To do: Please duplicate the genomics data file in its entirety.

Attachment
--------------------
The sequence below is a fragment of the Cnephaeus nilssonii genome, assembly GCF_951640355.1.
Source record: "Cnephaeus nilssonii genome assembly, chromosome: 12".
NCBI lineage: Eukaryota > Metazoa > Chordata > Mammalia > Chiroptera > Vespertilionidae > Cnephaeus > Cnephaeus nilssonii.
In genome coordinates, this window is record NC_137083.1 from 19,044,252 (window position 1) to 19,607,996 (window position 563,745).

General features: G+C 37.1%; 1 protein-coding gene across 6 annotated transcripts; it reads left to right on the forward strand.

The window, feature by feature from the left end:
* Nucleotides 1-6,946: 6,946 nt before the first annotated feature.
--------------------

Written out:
The sequence below is a fragment of the Cnephaeus nilssonii genome, assembly GCF_951640355.1.
Source record: "Cnephaeus nilssonii genome assembly, chromosome: 12".
NCBI lineage: Eukaryota > Metazoa > Chordata > Mammalia > Chiroptera > Vespertilionidae > Cnephaeus > Cnephaeus nilssonii.
In genome coordinates, this window is record NC_137083.1 from 19,044,252 (window position 1) to 19,607,996 (window position 563,745).

General features: G+C 37.1%; 1 protein-coding gene across 6 annotated transcripts; it reads left to right on the forward strand.

The window, feature by feature from the left end:
* Nucleotides 1-6,946: 6,946 nt before the first annotated feature.